Carson Jones didn’t think he was doing anything special last August when he asked his buddies on the Queen Creek High School football team in Queen Creek, Ariz., to help watch over a special-needs sophomore who was getting picked on by other students.
“I just thought if the other kids saw us treating her nicely, then maybe they’d do the same thing,” recalls Jones.
The 18-year-old quarterback with a 4.3 GPA had no idea how his good deed would end up changing the life of Chy Johnson, whose neurological disorder limits her cognitive abilities to that of a third-grader. But over the past three months, Johnson, 16, has gone from being a bullied outcast to becoming one of the most celebrated kids at Queen Creek High.
“If it wasn’t for Carson, I honestly think we would have pulled her out of school and homeschooled her,” says Johnson’s mom Liz, who first met Jones years earlier while working as a teacher’s aide at his elementary school.
When Chy started coming home from her classes in tears, describing how kids were throwing trash at her and calling her names, Liz wondered if maybe the “wholesome, good-natured” Jones might be able to help.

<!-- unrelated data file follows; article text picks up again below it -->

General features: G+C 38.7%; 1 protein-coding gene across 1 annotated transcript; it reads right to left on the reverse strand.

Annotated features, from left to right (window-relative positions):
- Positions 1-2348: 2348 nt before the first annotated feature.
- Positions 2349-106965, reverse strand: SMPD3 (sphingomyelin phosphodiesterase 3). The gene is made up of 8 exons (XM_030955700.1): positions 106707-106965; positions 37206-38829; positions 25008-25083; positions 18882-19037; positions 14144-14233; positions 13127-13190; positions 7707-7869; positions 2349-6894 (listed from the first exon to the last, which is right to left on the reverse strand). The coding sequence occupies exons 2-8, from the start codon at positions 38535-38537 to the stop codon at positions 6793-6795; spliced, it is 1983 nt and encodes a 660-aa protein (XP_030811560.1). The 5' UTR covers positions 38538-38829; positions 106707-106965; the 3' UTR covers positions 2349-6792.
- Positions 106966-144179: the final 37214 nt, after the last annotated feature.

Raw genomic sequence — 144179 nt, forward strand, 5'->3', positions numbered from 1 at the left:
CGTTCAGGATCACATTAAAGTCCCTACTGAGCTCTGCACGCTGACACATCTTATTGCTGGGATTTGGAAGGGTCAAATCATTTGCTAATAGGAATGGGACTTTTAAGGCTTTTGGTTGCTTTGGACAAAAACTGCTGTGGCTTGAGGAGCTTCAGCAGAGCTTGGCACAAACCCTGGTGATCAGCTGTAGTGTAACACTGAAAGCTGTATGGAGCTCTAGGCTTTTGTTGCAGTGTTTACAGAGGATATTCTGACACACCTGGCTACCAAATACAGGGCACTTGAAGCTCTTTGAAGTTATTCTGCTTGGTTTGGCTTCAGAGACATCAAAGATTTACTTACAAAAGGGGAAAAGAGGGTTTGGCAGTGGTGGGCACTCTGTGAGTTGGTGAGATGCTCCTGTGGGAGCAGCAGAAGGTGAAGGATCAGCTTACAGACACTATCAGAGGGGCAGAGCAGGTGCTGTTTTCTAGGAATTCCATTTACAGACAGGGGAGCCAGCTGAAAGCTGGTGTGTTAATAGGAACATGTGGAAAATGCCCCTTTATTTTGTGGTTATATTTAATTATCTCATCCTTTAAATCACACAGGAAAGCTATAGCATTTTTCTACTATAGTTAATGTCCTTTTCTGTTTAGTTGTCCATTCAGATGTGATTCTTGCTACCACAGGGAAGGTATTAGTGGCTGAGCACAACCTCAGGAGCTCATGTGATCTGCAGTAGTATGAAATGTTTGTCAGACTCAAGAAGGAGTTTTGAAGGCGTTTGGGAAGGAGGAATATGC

Liz tracked Jones down through his Facebook page and asked if he could find out who was picking on her daughter. The next day, Jones found Chy sitting alone in the cafeteria and asked her to come sit with him and a group of other seniors on the football team.
“She’s pretty much been with us ever since,”says Jones, who ended up “having a talk with her tormentors.
Not only has the bullying stopped, but the players have made Chy an unofficial member of their team – walking her to classes, taking her to dances and parties, even inviting her down to the sidelines during games.
Carson and the rest of the team’s kindness hasn t been lost on Chy.
“They’re my boys and I’m their lucky girl,” she says. “They’re awesome.”
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